* Parliament to decide if Martowardojo passes first hurdle
* Opposition MP says likely to back him, Golkar not decided
* If he is accepted, focus will be on new finance minister (Adds comment by MPs in paragraphs 6-10)
By Andjarsari Paramaditha
JAKARTA, March 5 (Reuters) - Moves by Indonesia's President Susilo Bambang Yudhoyono to put his finance minister in charge of the central bank are leading to concerns that he may be seeking someone more malleable to run the state coffers ahead of next year's elections.
Yudhoyono made the surprise announcement on Feb. 22 that he wanted Agus Martowardojo to run the central bank when the current governor's term ends in May. He has given no explanation for not seeking to extend Governor Darmin Nasution's term.
Nor has there been any explanation why the president wants to move Martowardojo out of the cabinet to take charge of monetary policy for Southeast Asia's biggest economy.
On Tuesday night, parliament is due to take the first step by deciding whether Yudhoyono's sole candidate for the five-year term is eligible to face the fit and proper test he must pass to take over the governorship of Bank Indonesia (BI) from late May.
The president had proposed Martowardojo for the job before, in 2008, but parliament rejected him, in a decision seen then as more related to politics than objections to Martowardojo.
A member of parliament with Indonesian Democratic Party-Struggle, the leading opposition party, said it would likely back Martowardojo this time despite reservations of some of its MPs.
"Most probably we will accept his nomination," the MP told Reuters, asking not to be identified because the party has yet to announce its position.
Ruling coalition member party Golkar said it has not decided. That party has the second largest block of votes in the parliamentary finance commission that decides on the new governor.
Some MPs have asserted that Martowardojo lacks monetary policy skills and have questioned the integrity of the former banker, who is highly regarded by many analysts.
Golkar's Harry Azhar Azis, deputy head of the commission, said he wants to know why Martowardojo is being moved.
Born in Amsterdam 57 years ago, Martowardojo has spent almost his entire career in the banking industry, culminating in his role as head of state-controlled Bank Mandiri, which he is widely credited as having turned around.
If Martowardojo does switch to the central bank, attention will turn to whether his successor at the finance ministry allows political considerations to outweigh fiscal prudence.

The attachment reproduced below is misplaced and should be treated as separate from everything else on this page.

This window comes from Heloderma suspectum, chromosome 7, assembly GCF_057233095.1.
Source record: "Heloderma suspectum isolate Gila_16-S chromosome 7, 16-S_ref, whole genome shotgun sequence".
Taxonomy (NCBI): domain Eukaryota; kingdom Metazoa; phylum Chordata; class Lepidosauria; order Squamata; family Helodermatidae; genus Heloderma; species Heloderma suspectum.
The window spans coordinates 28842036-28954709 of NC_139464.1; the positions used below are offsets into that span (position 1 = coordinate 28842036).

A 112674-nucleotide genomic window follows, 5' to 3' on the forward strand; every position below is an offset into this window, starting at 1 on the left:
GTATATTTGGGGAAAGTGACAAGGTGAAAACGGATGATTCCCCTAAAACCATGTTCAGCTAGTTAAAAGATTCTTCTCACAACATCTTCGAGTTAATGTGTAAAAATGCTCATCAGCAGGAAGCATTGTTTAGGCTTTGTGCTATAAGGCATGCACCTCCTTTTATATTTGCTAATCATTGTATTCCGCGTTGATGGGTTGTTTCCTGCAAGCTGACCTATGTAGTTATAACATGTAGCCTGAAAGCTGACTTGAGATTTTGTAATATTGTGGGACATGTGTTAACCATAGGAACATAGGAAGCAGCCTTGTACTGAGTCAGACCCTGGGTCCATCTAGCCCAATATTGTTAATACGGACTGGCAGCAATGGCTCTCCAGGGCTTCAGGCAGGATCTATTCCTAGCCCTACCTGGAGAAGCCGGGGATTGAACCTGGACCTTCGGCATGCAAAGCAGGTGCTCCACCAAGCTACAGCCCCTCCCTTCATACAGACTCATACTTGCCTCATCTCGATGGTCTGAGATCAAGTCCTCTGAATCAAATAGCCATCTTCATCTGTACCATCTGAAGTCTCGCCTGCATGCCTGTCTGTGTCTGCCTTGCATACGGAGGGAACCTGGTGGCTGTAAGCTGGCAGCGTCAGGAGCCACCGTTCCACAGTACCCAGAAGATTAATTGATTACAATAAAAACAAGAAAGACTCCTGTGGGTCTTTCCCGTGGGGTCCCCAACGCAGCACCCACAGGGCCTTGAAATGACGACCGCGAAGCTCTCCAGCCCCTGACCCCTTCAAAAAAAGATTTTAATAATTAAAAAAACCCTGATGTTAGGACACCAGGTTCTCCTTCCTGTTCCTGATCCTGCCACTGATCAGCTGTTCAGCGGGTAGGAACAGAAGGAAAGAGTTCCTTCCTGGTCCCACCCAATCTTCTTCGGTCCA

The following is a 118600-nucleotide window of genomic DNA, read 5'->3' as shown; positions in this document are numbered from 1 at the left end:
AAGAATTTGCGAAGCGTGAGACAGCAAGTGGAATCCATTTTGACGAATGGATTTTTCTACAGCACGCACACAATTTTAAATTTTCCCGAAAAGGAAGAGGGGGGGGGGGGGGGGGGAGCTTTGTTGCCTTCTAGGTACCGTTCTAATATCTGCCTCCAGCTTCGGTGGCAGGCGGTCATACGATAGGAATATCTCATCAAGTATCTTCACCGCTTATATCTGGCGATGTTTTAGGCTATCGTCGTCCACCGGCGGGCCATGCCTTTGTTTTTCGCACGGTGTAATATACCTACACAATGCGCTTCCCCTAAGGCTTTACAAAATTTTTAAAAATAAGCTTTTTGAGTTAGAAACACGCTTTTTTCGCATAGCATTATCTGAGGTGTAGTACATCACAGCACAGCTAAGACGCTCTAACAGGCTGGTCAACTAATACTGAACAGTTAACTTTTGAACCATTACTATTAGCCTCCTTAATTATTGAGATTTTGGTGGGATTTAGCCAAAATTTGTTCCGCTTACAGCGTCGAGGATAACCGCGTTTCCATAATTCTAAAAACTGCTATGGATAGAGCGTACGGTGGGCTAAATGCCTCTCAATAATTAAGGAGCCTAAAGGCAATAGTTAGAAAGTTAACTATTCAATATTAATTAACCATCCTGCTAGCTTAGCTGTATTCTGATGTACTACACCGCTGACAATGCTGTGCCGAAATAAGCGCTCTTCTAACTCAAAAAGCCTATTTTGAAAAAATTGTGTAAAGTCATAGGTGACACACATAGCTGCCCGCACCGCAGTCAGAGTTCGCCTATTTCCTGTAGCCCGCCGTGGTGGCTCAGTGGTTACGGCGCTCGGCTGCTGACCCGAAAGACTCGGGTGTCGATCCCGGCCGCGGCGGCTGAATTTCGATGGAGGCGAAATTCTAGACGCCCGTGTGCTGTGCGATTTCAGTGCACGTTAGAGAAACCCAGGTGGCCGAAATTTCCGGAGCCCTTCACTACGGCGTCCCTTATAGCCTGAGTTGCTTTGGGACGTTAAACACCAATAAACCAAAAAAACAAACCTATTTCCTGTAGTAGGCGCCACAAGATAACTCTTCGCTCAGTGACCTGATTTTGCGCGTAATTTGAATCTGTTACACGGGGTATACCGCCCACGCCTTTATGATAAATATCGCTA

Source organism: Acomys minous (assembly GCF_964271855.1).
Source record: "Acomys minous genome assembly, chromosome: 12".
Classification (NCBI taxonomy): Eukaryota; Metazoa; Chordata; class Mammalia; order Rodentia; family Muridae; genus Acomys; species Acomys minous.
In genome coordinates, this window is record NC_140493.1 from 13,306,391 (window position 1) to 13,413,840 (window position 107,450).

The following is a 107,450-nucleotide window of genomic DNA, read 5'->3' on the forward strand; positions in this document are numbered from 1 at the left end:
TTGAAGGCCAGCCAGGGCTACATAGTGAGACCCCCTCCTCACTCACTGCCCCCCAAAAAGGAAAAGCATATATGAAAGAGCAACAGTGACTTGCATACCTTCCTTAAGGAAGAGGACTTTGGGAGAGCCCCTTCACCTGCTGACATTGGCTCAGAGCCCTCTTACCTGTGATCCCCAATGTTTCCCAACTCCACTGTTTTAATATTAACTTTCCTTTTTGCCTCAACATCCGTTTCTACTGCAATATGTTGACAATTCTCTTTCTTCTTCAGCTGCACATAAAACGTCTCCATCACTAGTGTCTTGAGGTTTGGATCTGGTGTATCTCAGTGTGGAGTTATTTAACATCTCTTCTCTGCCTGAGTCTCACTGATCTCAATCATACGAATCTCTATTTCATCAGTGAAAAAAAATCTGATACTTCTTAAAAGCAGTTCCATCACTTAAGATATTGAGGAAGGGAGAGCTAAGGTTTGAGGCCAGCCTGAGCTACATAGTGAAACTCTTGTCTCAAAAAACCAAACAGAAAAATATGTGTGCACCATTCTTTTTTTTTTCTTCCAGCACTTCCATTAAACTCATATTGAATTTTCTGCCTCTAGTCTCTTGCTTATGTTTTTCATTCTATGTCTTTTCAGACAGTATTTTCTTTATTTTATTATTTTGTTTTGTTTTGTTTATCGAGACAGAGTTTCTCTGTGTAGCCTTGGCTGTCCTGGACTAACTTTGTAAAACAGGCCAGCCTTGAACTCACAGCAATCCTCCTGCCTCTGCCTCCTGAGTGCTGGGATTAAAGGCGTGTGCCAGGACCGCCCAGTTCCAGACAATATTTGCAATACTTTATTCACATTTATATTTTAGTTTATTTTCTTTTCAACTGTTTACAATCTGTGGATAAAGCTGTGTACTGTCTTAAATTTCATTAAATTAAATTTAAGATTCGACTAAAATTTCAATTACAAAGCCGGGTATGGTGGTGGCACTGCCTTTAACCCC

"Will his successor be a person of equal credibility as Martowardojo? Or would the replacement be accommodative to the political pressures prior to 2014 (elections)?" said Fauzi Ichsan, senior economist at Standard Chartered in Jakarta.
One of the biggest challenges the next finance minister will face is how to cut back on fuel subsidies which gobble up around 15 percent of the annual budget and went 54 percent over budget last year, an issue Martowardojo was able to only partially tackle.
"The worry is a more fiscally lax replacement may compromise the perception of Indonesia's fiscal soundness, more so ahead of the elections," said one Indonesia economist who asked not to be named because of bank policy over talking to the media.
Speculation over who might succeed Martowardojo at the finance ministry ranges from the outgoing BI chief, in a straight job swap, to current chief economics minister Hatta Rajasa.
Rajasa, more career politician than technocrat, is close to Yudhoyono and often seen as the president's preference to be the next leader of the world's fourth largest country. Yudhoyono, who won a second five-year term in 2009, can't be a candidate in the 2014 election.
Martowardojo took over the finance ministry in May 2010 from Sri Mulyani Indrawati, effectively driven from office by a political and business elite upset with her tough stand against graft, frequently cited as the biggest drag on one of the world's fastest growing economies.
For all the speculation that Martowardojo is being sidelined, he denies he is being pushed out of his current job.
His only comments about his proposed move to the central bank have been to say he will watch inflation and also expects reciprocity with other countries in banking.
That appears to be a direct threat to the already long-delayed bid by Singapore's DBS Group Holdings $7.2 billion for Bank Danamon, unless the island neighbour changes policy and lets Indonesian banks operate there.
In his ministerial role, Martowardojo has been prepared to take on both foreign and politically influential domestic investors. Analysts point to his willingness to confront the Bakrie Group, whose head is also in charge of the powerful Golkar party, over the purchase of a stake in a major gold mine.
He opposed a project to build a bridge to join the islands of Sumatra and Java and which is thought to be something Yudhoyono had hoped would be a legacy of his 10 years in office.
(Additional reporting by Randy Fabi and Rieka Rahadiana; Writing by Jonathan Thatcher; Editing by Simon Cameron-Moore and Richard Borsuk)